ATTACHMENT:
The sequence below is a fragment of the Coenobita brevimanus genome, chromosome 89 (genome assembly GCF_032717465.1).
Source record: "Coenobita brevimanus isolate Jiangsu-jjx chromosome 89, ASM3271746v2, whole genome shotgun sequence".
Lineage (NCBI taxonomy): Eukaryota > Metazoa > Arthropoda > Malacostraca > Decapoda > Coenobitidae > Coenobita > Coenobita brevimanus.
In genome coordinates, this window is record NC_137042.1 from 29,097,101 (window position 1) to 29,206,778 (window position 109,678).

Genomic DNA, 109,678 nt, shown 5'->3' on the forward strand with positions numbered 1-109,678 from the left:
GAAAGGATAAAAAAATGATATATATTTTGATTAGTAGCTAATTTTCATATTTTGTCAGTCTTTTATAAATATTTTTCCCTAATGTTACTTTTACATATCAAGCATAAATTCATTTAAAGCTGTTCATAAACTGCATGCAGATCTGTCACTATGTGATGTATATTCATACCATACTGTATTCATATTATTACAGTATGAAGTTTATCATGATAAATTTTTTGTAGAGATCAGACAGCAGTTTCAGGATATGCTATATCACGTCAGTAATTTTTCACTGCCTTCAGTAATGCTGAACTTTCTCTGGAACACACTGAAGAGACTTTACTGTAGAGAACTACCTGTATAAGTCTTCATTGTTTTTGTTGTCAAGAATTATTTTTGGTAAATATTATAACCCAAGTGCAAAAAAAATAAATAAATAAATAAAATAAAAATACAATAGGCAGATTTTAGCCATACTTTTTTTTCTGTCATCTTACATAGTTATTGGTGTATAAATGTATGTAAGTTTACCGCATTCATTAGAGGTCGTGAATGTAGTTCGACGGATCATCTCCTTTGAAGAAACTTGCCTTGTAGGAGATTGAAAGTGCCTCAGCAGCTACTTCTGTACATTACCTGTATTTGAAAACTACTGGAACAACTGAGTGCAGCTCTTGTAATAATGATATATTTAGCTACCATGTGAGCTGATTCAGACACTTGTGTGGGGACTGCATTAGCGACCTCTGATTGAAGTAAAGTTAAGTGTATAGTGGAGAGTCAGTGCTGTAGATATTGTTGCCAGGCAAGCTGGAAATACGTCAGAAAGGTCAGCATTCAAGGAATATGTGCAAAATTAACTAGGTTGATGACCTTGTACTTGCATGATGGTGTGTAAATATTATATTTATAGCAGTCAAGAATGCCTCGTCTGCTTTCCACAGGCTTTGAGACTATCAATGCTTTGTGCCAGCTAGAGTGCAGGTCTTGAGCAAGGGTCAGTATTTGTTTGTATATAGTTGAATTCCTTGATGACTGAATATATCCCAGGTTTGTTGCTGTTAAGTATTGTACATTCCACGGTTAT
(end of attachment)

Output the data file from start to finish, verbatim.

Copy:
The sequence below is a fragment of the Coenobita brevimanus genome, chromosome 89 (genome assembly GCF_032717465.1).
Source record: "Coenobita brevimanus isolate Jiangsu-jjx chromosome 89, ASM3271746v2, whole genome shotgun sequence".
Lineage (NCBI taxonomy): Eukaryota > Metazoa > Arthropoda > Malacostraca > Decapoda > Coenobitidae > Coenobita > Coenobita brevimanus.
In genome coordinates, this window is record NC_137042.1 from 29,097,101 (window position 1) to 29,206,778 (window position 109,678).

Genomic DNA, 109,678 nt, shown 5'->3' on the forward strand with positions numbered 1-109,678 from the left:
GAAAGGATAAAAAAATGATATATATTTTGATTAGTAGCTAATTTTCATATTTTGTCAGTCTTTTATAAATATTTTTCCCTAATGTTACTTTTACATATCAAGCATAAATTCATTTAAAGCTGTTCATAAACTGCATGCAGATCTGTCACTATGTGATGTATATTCATACCATACTGTATTCATATTATTACAGTATGAAGTTTATCATGATAAATTTTTTGTAGAGATCAGACAGCAGTTTCAGGATATGCTATATCACGTCAGTAATTTTTCACTGCCTTCAGTAATGCTGAACTTTCTCTGGAACACACTGAAGAGACTTTACTGTAGAGAACTACCTGTATAAGTCTTCATTGTTTTTGTTGTCAAGAATTATTTTTGGTAAATATTATAACCCAAGTGCAAAAAAAATAAATAAATAAATAAAATAAAAATACAATAGGCAGATTTTAGCCATACTTTTTTTTCTGTCATCTTACATAGTTATTGGTGTATAAATGTATGTAAGTTTACCGCATTCATTAGAGGTCGTGAATGTAGTTCGACGGATCATCTCCTTTGAAGAAACTTGCCTTGTAGGAGATTGAAAGTGCCTCAGCAGCTACTTCTGTACATTACCTGTATTTGAAAACTACTGGAACAACTGAGTGCAGCTCTTGTAATAATGATATATTTAGCTACCATGTGAGCTGATTCAGACACTTGTGTGGGGACTGCATTAGCGACCTCTGATTGAAGTAAAGTTAAGTGTATAGTGGAGAGTCAGTGCTGTAGATATTGTTGCCAGGCAAGCTGGAAATACGTCAGAAAGGTCAGCATTCAAGGAATATGTGCAAAATTAACTAGGTTGATGACCTTGTACTTGCATGATGGTGTGTAAATATTATATTTATAGCAGTCAAGAATGCCTCGTCTGCTTTCCACAGGCTTTGAGACTATCAATGCTTTGTGCCAGCTAGAGTGCAGGTCTTGAGCAAGGGTCAGTATTTGTTTGTATATAGTTGAATTCCTTGATGACTGAATATATCCCAGGTTTGTTGCTGTTAAGTATTGTACATTCCACGGTTAT